Dyslexia involves difficulties in learning to read and spell. It is often hereditary and can be discovered at an early age. You who have dyslexia or have a child who has difficulty learning to read and spell need help from a specialist educator. With the right support and help, many people with dyslexia can do well in life.
Symptoms of Dyslexia
Dyslexia can be marked in various ways. Initially, it is often the case that you or your child have problems with both spoken and written language. This is common if you have dyslexia:
- You may have difficulty perceiving and distinguishing different sounds in the language, such as u and y or g and k.
- You read slowly and get stuck on words or read quickly and incorrectly.
- You omit words or the last part of the word when reading. You can also turn the letters into words, such as food and tame.
- You write unclearly and throw or omit letters, for example, write dice instead of training.
- You have a hard time spelling right.
- You may find it difficult to learn many things that come in succession. This may include, for example, the numbers in the multiplication table, the months of the year or the letters of the alphabet.
- You can have a hard time quickly figuring out what things are called even if you know it. You often avoid slightly longer, more difficult words.
- It is more difficult for you to read than to hear information.
- You may also have other difficulties that make it more difficult for you to learn things, such as difficulties concentrating or the trouble of planning and getting things started.
It is more difficult for you to read than to hear information.
When and where should I seek help and support?
Contact your child’s teacher and student health if you think your child has dyslexia.
You can seek support from other parents of children who have dyslexia. Contact The Parents Association for dyslexic children who have activities where children and young people can get in touch with other young people with dyslexia.
Mapping and investigating dyslexia can be done by a specialist teacher, specialist educator, dyslexia educator, speech therapist or psychologist who has knowledge of dyslexia. The purpose is to determine what action programs and adaptations are needed.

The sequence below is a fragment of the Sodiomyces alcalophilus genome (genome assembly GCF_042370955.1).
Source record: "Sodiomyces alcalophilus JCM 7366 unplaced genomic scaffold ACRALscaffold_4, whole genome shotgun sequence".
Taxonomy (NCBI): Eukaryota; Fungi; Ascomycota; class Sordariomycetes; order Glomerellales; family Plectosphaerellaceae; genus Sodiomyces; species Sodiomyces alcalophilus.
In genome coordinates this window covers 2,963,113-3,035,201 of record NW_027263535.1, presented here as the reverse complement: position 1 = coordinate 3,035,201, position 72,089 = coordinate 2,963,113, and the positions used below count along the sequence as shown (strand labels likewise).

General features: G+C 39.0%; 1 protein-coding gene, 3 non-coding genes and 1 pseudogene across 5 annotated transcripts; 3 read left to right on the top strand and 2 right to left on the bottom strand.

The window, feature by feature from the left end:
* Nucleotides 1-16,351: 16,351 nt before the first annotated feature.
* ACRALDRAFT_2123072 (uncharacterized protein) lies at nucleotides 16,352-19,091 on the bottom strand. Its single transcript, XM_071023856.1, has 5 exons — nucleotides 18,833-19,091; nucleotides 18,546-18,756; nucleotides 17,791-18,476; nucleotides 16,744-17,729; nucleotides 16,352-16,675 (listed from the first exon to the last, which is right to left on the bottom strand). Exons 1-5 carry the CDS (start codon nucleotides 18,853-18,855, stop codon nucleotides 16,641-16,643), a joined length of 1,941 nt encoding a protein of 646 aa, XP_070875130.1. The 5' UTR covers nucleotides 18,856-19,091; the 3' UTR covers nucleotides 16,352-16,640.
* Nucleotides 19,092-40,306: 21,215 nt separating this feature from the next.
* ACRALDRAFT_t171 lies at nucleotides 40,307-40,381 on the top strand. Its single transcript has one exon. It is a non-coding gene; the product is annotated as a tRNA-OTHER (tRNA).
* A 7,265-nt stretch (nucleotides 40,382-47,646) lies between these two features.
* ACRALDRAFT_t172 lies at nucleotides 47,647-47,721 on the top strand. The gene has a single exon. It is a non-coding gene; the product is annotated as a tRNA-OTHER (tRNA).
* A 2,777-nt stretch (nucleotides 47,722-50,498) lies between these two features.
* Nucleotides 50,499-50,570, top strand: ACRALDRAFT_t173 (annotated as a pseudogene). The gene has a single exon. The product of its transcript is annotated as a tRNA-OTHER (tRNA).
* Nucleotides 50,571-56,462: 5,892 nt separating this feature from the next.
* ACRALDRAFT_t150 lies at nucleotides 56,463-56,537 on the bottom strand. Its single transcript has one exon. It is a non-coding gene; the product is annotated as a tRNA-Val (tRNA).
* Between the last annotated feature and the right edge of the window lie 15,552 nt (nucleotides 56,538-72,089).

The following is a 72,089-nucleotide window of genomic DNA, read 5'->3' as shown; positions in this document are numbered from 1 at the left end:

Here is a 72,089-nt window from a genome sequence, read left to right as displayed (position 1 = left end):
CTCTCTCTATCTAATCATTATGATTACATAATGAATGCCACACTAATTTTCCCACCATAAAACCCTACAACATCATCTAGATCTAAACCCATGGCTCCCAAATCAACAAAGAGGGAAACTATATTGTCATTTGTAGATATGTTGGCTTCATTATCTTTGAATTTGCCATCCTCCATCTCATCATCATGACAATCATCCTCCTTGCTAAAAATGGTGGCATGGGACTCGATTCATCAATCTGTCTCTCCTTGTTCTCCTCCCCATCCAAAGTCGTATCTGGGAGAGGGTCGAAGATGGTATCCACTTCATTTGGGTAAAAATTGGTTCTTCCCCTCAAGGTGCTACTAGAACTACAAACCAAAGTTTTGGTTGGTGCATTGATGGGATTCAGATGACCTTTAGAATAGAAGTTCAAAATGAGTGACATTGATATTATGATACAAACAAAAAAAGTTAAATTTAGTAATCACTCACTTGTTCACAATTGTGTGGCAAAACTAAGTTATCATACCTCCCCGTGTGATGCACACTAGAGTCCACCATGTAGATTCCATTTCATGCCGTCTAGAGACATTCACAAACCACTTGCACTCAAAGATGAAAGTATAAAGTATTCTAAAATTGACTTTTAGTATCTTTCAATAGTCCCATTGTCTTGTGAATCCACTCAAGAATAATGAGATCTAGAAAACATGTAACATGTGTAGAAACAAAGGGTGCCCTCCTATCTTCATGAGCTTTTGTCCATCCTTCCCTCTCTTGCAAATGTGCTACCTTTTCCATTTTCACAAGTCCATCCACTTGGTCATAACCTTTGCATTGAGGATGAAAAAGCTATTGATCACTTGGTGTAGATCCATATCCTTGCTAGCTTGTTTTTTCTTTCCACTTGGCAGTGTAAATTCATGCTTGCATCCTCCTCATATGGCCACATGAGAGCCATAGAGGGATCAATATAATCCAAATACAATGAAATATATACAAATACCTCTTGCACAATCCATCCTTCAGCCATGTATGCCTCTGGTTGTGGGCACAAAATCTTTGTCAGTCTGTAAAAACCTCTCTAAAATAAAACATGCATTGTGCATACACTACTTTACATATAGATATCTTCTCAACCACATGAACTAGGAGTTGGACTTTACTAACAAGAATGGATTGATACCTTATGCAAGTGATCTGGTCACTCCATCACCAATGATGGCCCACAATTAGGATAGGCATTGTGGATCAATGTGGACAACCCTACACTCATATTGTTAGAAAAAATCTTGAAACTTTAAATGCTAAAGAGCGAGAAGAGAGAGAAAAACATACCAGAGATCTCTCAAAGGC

Help and support
If you are an adult and have dyslexia, you can get help in the form of different kinds of adjustments as you study or work. For example, it may be that tasks are divided into smaller parts, that you get checklists with instructions or access to recorded textbooks.
If your child has dyslexia and is learning to read, they need to practice some kind of sound method. If the child has not learned to read in first class, they need extra support. For example, the child can receive this through individual teaching by a special education teacher.
You as a parent can watch films with information about dyslexia at Kod-Knäckarna. There are tips on what you can do at home.
There are various aids that can make it easier for you to read and write. In some county councils, aids can be printed on prescriptions. For example, a computer with a spelling program can be a good tool and a reading ruler can make it easier to follow the text.
Audio support for the lyrics is also good. For example, you can listen to read books or use speech synthesis when a computer voice reads the text. Most books can be listened to through the Legimus app, which is available in libraries and is accessible to anyone with reading disabilities. In many schools, librarians or special educators can help with logging into Legimus.
Influence and participate in your treatment
In order for you to be involved in your treatment for dyslexia, it is important that you understand the information you receive. Ask questions if you don’t understand.
Even children should be involved in their treatment. The older the child, the more important it is.
You also have the opportunity to get help from an interpreter if you have a hearing loss.